May 19, 2020

Elite international entrepreneurs' society sets up its first Australian clubhouse

Entrepeneurs Organisation
Wedaeli Chibelushi
1 min
Elite international entrepreneurs' society sets up its first Australian clubhouse

International society Entrepeneurs Organisation (EO) has opened its first physical clubhouse in Australia. The group launched the space in a partnership with co-working lounge club Work Club Global.

EO was formed in 1987 and is a global club targeted at “established” company owners and founders. It describes itself as the “world’s only peer-to-peer network exclusively for entrepreneurs”. Prospective members must be the founder or owner of a business that grosses at least $5 million, earns $500,000 in profit, employs five or more staff, has experienced three years of growth and must be in an industry unique to the chapter.

Sydney members can now relax and network in EO's permanent clubhouse, at the Work Club Global’s Elizabeth Street building. The space includes a lounge space and new bar.

The Sydney chapter states: "We are a selective organisation with a rigorous joining process." Publicly, the Sydney chapter is known to comprise members such as Showpo’s Jane Lu, eNerds’ Jamie Warner and Your Empire’s Chris Gray.

“The launch of the new Entrepreneurs’ Organization Clubhouse is a significant milestone in the development of our global network,”  EO Sydney president James Taylor told Business Insider.

“This state-of-the-art Work Club Global space in the heart of Sydney’s CBD will revolutionise the way we work, and continue to inspire business success amongst our members.”

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Jun 7, 2021

Business Chief Legend: Ho Ching, CEO of Temasek

3 min
Singaporean Ho Ching created the largest listed defence engineering company in Asia, before leading Singapore’s sovereign wealth fund to global success

Ask Singaporeans who Ho Ching is, and the majority will answer the ‘wife of Prime Minister Lee Hsien Loong’. And that’s certainly true. However, she’s also the CEO of Temasek Holdings, Singapore’s sovereign wealth fund, and one of the world’s largest investment companies.

Well, she is until October 1, 2021, as she recently announced she would be retiring following 16 years as CEO of the investment giant.

Since taking the reins in 2004, two years after joining Temasek as Executive Director, Ho has gradually transformed what was an investment firm wholly owned by Singapore’s Government into an active investor worldwide, splashing out on sectors like life sciences and tech, expanding its physical footprint with 11 offices worldwide (from London to Mumbai to San Francisco) and delivering growth of US$120 billion between 2010-2020.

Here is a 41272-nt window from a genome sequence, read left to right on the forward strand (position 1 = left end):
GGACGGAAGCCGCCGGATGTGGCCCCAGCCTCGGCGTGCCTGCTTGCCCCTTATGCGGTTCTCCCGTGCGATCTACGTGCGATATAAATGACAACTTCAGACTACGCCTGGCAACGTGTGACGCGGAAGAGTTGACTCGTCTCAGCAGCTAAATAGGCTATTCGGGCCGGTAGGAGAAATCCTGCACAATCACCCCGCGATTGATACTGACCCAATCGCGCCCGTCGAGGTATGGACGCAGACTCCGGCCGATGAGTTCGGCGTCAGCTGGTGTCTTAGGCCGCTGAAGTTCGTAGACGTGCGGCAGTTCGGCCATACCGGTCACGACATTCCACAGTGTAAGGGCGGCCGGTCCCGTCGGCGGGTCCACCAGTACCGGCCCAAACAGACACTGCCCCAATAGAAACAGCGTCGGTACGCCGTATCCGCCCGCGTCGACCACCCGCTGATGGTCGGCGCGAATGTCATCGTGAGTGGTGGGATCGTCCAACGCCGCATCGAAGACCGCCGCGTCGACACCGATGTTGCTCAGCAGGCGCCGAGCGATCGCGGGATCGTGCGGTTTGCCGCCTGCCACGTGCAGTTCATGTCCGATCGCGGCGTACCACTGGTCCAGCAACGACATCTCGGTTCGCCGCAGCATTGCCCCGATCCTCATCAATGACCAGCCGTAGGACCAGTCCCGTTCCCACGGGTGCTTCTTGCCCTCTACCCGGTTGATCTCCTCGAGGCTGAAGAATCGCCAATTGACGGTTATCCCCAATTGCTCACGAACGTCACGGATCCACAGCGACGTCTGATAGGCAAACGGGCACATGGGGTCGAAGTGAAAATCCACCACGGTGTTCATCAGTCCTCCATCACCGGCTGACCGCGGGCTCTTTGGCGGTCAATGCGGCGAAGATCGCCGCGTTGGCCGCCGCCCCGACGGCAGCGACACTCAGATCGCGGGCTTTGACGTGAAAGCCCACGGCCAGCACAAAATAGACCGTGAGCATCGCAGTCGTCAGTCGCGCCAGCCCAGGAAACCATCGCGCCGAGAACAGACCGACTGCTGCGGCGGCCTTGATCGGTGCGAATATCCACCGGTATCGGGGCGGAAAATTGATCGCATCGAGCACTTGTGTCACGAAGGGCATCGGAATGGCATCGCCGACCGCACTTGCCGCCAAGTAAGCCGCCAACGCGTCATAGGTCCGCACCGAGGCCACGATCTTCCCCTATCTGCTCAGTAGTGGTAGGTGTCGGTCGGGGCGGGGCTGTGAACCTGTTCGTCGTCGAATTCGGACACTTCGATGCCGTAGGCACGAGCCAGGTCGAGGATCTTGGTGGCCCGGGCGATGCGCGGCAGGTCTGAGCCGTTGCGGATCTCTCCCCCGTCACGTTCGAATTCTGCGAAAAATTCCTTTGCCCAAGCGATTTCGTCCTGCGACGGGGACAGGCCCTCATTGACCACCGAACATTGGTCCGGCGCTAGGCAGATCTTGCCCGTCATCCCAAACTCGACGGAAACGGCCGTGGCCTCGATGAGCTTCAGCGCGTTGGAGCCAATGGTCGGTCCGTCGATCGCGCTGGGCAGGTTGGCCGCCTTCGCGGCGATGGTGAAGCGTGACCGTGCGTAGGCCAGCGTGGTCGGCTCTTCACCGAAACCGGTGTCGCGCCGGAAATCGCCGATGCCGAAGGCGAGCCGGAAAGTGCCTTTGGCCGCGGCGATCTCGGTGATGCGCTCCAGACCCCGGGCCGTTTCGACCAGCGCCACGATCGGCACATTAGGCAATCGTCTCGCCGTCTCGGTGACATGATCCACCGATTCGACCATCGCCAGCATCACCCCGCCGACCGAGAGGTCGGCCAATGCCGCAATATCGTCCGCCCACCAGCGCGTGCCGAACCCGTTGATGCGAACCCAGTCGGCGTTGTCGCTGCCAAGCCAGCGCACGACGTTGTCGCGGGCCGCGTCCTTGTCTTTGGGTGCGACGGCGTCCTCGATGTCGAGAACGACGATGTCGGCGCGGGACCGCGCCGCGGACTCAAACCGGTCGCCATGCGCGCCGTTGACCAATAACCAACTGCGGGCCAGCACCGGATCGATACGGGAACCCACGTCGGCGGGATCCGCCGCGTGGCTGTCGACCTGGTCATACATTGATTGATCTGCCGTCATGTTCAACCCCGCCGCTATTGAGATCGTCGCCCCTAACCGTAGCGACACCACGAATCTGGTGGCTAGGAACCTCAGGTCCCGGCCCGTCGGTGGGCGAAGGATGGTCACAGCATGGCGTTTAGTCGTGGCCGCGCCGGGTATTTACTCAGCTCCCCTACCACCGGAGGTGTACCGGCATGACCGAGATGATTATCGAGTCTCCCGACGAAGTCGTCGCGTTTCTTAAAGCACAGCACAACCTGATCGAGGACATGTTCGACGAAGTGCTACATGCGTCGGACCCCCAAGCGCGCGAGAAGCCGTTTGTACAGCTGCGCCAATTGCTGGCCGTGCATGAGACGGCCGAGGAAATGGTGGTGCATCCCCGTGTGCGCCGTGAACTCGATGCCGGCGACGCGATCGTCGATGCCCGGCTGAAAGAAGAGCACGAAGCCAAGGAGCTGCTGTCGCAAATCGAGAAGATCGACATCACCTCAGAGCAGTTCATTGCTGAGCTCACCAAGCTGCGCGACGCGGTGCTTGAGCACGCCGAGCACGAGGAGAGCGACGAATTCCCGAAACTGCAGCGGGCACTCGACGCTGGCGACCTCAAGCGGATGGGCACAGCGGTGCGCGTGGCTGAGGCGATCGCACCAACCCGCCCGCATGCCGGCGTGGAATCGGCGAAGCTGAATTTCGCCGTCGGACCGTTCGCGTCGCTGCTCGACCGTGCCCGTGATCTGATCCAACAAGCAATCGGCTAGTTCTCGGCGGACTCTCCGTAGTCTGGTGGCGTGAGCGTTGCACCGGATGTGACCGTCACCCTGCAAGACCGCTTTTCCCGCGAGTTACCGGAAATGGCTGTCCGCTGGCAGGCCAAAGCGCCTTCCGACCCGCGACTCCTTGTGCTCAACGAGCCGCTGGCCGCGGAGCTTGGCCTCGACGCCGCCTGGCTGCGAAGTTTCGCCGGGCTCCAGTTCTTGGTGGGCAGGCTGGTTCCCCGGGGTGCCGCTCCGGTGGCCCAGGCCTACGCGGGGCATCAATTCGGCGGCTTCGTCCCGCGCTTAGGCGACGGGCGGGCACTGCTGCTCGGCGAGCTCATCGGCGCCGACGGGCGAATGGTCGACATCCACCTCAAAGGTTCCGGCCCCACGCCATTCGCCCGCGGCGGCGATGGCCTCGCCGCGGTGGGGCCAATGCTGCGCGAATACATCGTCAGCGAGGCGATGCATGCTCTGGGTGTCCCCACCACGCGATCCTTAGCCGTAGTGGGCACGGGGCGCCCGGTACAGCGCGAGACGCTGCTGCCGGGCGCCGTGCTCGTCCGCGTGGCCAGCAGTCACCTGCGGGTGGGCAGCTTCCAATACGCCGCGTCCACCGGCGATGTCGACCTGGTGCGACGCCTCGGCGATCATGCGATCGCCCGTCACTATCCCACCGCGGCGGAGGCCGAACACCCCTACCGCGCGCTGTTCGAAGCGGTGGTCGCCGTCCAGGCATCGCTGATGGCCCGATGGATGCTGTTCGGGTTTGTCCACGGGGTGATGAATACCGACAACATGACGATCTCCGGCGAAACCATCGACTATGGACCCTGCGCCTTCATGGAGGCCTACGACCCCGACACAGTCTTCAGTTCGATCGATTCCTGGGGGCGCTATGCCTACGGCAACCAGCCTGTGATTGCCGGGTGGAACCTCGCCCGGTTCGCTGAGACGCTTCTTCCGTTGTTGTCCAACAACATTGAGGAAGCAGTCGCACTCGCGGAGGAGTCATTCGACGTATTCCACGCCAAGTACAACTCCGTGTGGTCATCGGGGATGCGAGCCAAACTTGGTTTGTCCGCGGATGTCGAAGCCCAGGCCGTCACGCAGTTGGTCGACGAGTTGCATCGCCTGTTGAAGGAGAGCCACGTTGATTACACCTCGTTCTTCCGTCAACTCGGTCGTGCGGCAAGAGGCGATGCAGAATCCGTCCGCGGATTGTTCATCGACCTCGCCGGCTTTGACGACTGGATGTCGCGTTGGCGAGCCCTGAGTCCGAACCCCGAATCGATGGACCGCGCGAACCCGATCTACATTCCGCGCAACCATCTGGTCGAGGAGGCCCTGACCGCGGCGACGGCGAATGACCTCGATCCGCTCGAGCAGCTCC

Described by Temasek chairman Lim Boon Heng as having taken “bold steps to open new pathways in finding the character of the organisations”, Ho is credited with building Temasek’s international portfolio, with China recently surpassing Singapore for the first time.

As global a footprint as Ho may have however, she has her feet firmly planted on Singapore soil and is committed to this tiny city-state where she was not only educated (excluding a year at Stanford) but has remained throughout her long and illustrious career – first as an engineer at the Ministry of Defence in 1976, where she met her husband, and most notably as CEO of Singapore Technologies, where she spent a decade, and where she is credited with repositioning and growing the group into the largest listed defence engineering company in Asia.

It’s little wonder Ho has featured on Forbes’ annual World’s Most Powerful Women list for the past 16 years, in 2007 as the third most powerful woman in business outside the US, and in 2020 at #30 worldwide.

But it’s not all business. Ho has a strong track record in Singapore public service, serving as chairman of the Singapore Institute of Standards and Industrial Research and as deputy chairman of the Economic Development Board; and is a committed philanthropist with a focus on learning difficulties and healthcare.

As the pandemic kicked off, she not only led active investments in technology and life sciences, with German COVID-19 vaccine developer BioNTech among the most recent additions to Temasek’s portfolio, but through the Temasek Foundation – the firm’s philanthropic arm which supports vulnerable groups close to Ho’s heart, handed out hand sanitiser and face masks.

So, you would be forgiven for thinking that at age 68, Ho might simply relax. But in March 2021, just as she announced her retirement from Temasek, Ho joined the Board of Directors of Wellcome Leap, a US-based non-profit organisation that’s dedicated to accelerating innovations in global health. Not ready to put her firmly grounded feet up yet it seems.


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